The Novi City Council granted its last remaining liquor license to Paradise Park, an indoor and outdoor entertainment center in Novi, at its meeting Monday night.
The owners of the park asked for the license to use in a permanent entertainment structure, which they plan to build to use for special events such as weddings or other parties. The structure will cost approximately $200,000. Currently the park puts up a tent for special events. The park also has miniature golf, go-karts, climbing walls, laser tag and arcade games.
The council is careful about granting its licenses because the city is only allowed to give out a certain number of them based on the city's population.
To receive a license, the city asks applicants to demonstrate that the business would provide a good or service that is not presently available in the city or that is unique to the city, that the business would foster economic growth or development, and that the business represents an added financial investment by a long-term business or resident with ties to the city.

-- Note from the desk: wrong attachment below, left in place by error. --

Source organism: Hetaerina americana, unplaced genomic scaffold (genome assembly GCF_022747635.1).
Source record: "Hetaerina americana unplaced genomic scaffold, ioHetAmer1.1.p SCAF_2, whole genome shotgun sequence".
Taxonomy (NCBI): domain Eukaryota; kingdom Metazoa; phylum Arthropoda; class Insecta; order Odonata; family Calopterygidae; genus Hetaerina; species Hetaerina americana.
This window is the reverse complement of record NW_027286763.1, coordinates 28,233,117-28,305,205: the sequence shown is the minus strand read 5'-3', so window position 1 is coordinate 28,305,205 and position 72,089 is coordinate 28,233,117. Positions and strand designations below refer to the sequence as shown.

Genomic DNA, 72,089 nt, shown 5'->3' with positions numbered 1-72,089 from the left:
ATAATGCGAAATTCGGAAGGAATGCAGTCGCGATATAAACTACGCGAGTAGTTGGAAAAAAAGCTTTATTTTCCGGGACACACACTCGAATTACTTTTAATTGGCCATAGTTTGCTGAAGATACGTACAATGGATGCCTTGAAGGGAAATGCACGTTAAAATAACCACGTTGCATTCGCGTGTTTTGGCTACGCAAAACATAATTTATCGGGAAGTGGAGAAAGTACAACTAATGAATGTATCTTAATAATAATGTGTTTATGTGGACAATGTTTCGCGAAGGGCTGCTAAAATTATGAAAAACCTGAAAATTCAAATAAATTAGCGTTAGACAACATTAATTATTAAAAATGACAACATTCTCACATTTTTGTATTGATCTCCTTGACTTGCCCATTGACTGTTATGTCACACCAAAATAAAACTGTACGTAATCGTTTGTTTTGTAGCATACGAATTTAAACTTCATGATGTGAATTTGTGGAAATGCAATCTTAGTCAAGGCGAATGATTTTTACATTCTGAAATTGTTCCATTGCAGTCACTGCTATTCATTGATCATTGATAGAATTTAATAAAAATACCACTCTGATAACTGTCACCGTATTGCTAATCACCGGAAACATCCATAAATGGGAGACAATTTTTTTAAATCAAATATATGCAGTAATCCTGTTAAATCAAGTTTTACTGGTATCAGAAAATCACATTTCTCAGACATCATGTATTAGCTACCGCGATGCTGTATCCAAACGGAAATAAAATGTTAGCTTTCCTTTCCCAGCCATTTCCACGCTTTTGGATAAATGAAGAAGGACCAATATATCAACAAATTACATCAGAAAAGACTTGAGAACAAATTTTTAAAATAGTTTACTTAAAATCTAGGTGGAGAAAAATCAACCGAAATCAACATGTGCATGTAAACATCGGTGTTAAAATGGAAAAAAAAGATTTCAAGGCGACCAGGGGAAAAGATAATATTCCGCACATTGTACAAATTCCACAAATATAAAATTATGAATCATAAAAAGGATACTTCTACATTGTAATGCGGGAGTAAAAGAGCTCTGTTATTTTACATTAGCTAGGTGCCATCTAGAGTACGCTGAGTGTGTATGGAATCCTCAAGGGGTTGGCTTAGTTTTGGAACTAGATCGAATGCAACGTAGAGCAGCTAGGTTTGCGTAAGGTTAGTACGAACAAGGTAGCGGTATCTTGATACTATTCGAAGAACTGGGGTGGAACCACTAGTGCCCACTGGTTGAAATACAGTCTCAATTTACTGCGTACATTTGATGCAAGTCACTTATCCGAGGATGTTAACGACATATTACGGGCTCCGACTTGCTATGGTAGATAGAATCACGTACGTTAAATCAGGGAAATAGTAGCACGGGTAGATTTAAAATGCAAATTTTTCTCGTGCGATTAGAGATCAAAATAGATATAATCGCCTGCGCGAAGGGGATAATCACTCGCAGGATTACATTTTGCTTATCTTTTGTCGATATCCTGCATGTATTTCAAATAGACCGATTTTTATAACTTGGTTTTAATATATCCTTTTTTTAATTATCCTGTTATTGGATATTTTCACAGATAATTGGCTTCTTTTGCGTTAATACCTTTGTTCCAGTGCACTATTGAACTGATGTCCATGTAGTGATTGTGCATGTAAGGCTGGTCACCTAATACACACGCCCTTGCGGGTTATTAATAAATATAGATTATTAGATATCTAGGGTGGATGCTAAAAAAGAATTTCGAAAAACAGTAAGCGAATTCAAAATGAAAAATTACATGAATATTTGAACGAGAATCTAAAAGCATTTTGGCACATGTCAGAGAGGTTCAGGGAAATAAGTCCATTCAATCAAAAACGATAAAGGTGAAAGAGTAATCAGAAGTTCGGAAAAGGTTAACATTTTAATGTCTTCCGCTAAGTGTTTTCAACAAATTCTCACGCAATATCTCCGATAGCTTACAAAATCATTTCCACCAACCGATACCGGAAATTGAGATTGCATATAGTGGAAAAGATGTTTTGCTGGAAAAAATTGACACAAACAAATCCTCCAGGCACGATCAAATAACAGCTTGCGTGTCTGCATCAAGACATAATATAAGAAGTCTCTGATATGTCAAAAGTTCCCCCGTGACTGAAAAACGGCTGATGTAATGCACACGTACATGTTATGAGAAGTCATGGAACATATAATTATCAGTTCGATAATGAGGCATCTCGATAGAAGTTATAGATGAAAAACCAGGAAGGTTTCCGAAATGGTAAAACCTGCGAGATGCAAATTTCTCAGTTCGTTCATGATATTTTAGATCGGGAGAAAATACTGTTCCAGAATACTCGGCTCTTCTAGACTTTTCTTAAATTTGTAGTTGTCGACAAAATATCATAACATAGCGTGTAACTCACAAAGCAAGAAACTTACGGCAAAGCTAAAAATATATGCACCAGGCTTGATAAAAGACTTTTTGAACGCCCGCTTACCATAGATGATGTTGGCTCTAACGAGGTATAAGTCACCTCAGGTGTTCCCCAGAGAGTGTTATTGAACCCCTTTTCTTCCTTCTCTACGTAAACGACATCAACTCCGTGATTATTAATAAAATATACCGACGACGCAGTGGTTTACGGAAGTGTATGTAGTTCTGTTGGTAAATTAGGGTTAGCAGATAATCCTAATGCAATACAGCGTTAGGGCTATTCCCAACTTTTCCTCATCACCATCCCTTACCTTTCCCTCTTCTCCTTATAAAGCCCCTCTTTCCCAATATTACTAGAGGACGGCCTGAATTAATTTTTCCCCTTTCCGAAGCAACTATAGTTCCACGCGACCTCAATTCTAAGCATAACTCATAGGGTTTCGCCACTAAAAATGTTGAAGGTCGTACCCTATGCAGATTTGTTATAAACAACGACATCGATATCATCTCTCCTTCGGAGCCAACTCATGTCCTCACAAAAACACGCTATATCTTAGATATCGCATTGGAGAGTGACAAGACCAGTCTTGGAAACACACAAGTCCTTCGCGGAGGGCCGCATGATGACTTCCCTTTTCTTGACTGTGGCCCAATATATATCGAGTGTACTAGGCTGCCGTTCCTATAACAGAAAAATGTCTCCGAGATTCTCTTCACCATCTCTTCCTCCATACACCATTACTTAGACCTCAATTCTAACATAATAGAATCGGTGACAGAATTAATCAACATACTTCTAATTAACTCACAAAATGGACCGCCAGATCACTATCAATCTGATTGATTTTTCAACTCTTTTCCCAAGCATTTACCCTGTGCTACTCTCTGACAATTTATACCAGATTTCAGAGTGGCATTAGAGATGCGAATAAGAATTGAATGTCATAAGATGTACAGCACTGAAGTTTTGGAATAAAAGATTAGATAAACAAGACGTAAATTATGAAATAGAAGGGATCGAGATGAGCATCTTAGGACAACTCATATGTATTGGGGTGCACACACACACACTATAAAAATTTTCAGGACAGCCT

"This facility really qualifies under probably all three of our areas," said council member Terry Margolis. "I've been known to be tough on these quota liquor licenses, but to me one of the most important factors is that this family and this business has been in this community through years."
Council voted unanimously to grant the license, citing that the park is unique to the area and that the planned entertainment structure is an investment in the city that will foster growth.
"There's no doubt in my mind that obviously the whole entertainment aspect certainly meets the uniqueness, not only in Novi as was previously mentioned, but in the whole Southeast Michigan area," said member Justin Fischer.
Mayor Bob Gatt added that the family that owns the park has showed its dedication to the city.
"The Wainwrights have put a lot of money into their project, but more importantly they've put their lives and soul into their Paradise Park. It's a very unique place and they're part of our community," he said.